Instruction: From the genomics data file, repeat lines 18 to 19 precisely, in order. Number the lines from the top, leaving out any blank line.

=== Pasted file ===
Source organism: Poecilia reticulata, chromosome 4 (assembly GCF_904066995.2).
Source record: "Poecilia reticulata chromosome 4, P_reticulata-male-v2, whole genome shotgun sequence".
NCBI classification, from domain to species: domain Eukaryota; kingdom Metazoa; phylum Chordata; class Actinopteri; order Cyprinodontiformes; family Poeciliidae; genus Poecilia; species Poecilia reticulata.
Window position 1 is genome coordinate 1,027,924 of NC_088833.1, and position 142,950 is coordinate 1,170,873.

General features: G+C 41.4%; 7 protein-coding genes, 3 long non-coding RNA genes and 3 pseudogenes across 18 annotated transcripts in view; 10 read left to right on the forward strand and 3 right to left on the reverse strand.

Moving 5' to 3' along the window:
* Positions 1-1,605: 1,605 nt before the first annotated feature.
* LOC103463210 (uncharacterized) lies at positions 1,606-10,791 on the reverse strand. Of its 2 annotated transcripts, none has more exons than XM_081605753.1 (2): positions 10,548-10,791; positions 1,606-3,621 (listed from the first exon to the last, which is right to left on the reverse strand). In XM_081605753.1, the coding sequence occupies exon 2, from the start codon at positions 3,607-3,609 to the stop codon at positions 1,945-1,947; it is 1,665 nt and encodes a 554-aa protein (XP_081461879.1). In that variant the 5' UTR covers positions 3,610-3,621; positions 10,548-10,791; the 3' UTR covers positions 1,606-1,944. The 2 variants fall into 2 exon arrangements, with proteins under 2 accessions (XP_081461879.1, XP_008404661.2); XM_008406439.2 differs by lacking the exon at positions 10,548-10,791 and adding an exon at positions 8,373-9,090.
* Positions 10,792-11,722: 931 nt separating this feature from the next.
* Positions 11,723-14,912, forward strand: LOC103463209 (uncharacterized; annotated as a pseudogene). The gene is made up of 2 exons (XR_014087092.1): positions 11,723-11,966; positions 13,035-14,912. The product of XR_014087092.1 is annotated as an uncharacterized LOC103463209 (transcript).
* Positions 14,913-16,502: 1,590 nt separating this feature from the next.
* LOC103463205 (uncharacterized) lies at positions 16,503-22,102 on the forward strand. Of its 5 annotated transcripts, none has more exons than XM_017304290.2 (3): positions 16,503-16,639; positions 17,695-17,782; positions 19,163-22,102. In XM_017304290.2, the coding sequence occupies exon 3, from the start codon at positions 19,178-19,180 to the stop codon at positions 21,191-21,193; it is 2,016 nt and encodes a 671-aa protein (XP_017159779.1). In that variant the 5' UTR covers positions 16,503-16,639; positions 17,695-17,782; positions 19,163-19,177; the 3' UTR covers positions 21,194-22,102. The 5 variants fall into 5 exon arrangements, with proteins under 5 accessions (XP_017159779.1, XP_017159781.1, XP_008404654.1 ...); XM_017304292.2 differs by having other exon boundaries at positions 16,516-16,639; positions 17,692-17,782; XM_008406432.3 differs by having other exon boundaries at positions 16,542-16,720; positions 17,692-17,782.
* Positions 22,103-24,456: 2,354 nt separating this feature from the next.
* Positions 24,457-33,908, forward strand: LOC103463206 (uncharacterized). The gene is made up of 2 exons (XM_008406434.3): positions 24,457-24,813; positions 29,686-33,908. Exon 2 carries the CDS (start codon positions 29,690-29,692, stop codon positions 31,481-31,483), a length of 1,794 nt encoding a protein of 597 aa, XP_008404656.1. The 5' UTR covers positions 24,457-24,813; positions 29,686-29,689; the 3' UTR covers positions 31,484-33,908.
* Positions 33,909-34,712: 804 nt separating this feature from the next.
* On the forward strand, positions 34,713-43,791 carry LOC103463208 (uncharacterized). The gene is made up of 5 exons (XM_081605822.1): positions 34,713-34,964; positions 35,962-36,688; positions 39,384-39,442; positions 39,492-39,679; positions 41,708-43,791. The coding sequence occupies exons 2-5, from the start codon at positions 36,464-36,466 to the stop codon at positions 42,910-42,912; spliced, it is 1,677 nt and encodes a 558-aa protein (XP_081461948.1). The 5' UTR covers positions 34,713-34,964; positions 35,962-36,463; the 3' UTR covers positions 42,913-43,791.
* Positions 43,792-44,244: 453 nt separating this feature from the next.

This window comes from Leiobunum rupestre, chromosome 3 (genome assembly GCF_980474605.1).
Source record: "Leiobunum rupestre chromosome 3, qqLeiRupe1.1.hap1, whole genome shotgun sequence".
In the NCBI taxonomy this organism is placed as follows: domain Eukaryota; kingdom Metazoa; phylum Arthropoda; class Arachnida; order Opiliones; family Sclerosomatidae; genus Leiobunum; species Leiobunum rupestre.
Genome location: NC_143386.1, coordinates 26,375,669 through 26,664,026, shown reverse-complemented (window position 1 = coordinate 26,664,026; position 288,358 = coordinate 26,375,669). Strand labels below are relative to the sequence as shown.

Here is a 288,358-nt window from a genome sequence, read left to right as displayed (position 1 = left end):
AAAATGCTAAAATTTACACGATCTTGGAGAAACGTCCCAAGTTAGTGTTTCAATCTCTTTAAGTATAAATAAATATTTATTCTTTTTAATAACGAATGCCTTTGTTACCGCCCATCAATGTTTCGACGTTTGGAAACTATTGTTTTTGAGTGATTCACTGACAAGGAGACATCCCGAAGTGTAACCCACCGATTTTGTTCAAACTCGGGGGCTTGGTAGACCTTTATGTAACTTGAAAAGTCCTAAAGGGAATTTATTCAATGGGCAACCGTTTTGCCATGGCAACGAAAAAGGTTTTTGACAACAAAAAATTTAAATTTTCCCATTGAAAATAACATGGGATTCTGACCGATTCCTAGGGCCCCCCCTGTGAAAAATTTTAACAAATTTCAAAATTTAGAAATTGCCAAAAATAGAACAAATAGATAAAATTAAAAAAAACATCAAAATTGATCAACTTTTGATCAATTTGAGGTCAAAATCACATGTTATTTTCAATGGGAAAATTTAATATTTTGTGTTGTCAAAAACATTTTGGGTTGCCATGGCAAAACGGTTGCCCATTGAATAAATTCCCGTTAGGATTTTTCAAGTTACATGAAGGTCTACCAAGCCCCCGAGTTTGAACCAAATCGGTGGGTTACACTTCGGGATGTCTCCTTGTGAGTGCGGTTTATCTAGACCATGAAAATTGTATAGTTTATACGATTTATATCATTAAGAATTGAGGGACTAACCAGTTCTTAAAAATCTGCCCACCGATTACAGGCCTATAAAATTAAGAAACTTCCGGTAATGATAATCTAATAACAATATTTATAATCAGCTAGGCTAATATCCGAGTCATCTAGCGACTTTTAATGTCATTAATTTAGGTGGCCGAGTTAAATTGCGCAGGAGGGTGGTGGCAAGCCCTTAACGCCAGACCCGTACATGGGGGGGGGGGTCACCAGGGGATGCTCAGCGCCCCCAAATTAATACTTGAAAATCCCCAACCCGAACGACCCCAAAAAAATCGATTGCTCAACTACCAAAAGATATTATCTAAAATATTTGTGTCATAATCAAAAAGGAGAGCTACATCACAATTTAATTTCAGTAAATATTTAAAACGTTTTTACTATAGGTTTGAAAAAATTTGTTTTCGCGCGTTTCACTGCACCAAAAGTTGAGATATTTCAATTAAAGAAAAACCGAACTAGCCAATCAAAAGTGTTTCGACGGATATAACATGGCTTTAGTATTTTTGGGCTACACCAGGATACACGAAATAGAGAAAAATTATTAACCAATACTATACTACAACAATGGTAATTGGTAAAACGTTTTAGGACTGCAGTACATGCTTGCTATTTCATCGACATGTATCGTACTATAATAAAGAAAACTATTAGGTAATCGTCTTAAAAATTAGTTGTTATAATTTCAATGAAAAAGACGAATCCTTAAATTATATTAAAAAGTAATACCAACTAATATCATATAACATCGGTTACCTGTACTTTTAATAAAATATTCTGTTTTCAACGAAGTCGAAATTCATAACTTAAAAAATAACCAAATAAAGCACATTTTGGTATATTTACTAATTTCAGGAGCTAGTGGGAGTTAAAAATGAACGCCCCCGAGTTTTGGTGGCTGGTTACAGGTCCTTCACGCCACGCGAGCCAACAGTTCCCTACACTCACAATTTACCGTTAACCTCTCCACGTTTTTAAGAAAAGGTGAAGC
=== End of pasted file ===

This window comes from Leiobunum rupestre, chromosome 3 (genome assembly GCF_980474605.1).
Source record: "Leiobunum rupestre chromosome 3, qqLeiRupe1.1.hap1, whole genome shotgun sequence".